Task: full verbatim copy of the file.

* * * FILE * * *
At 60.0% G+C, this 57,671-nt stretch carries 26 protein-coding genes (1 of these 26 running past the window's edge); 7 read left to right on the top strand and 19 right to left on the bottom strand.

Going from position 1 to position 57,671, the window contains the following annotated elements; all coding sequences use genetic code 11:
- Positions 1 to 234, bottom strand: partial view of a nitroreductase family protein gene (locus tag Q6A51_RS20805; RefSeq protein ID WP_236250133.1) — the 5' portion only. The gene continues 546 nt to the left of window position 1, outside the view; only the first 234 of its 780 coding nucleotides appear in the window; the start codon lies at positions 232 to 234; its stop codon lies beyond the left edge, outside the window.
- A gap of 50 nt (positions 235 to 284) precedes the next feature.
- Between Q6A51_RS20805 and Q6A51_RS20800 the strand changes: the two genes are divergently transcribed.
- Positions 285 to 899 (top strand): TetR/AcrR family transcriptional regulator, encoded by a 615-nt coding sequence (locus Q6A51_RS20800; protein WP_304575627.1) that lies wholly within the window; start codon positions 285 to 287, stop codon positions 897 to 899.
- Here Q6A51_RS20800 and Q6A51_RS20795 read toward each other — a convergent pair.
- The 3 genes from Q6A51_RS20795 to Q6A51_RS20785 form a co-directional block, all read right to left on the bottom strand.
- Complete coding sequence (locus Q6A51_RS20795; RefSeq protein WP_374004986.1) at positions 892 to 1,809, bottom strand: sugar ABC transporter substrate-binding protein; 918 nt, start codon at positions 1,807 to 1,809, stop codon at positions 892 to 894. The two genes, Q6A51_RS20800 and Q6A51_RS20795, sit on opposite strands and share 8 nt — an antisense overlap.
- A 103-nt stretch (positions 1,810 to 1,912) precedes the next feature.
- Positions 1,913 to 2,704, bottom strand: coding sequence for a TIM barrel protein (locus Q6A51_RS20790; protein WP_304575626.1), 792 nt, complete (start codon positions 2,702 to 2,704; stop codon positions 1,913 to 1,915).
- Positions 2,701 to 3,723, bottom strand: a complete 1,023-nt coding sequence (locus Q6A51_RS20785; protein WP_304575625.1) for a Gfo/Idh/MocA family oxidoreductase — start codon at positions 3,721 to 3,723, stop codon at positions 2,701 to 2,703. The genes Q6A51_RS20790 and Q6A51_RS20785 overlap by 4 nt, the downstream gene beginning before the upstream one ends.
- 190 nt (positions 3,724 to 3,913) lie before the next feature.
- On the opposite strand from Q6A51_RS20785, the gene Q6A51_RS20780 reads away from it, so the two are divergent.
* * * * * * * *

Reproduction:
At 60.0% G+C, this 57,671-nt stretch carries 26 protein-coding genes (1 of these 26 running past the window's edge); 7 read left to right on the top strand and 19 right to left on the bottom strand.

Going from position 1 to position 57,671, the window contains the following annotated elements; all coding sequences use genetic code 11:
- Positions 1 to 234, bottom strand: partial view of a nitroreductase family protein gene (locus tag Q6A51_RS20805; RefSeq protein ID WP_236250133.1) — the 5' portion only. The gene continues 546 nt to the left of window position 1, outside the view; only the first 234 of its 780 coding nucleotides appear in the window; the start codon lies at positions 232 to 234; its stop codon lies beyond the left edge, outside the window.
- A gap of 50 nt (positions 235 to 284) precedes the next feature.
- Between Q6A51_RS20805 and Q6A51_RS20800 the strand changes: the two genes are divergently transcribed.
- Positions 285 to 899 (top strand): TetR/AcrR family transcriptional regulator, encoded by a 615-nt coding sequence (locus Q6A51_RS20800; protein WP_304575627.1) that lies wholly within the window; start codon positions 285 to 287, stop codon positions 897 to 899.
- Here Q6A51_RS20800 and Q6A51_RS20795 read toward each other — a convergent pair.
- The 3 genes from Q6A51_RS20795 to Q6A51_RS20785 form a co-directional block, all read right to left on the bottom strand.
- Complete coding sequence (locus Q6A51_RS20795; RefSeq protein WP_374004986.1) at positions 892 to 1,809, bottom strand: sugar ABC transporter substrate-binding protein; 918 nt, start codon at positions 1,807 to 1,809, stop codon at positions 892 to 894. The two genes, Q6A51_RS20800 and Q6A51_RS20795, sit on opposite strands and share 8 nt — an antisense overlap.
- A 103-nt stretch (positions 1,810 to 1,912) precedes the next feature.
- Positions 1,913 to 2,704, bottom strand: coding sequence for a TIM barrel protein (locus Q6A51_RS20790; protein WP_304575626.1), 792 nt, complete (start codon positions 2,702 to 2,704; stop codon positions 1,913 to 1,915).
- Positions 2,701 to 3,723, bottom strand: a complete 1,023-nt coding sequence (locus Q6A51_RS20785; protein WP_304575625.1) for a Gfo/Idh/MocA family oxidoreductase — start codon at positions 3,721 to 3,723, stop codon at positions 2,701 to 2,703. The genes Q6A51_RS20790 and Q6A51_RS20785 overlap by 4 nt, the downstream gene beginning before the upstream one ends.
- 190 nt (positions 3,724 to 3,913) lie before the next feature.
- On the opposite strand from Q6A51_RS20785, the gene Q6A51_RS20780 reads away from it, so the two are divergent.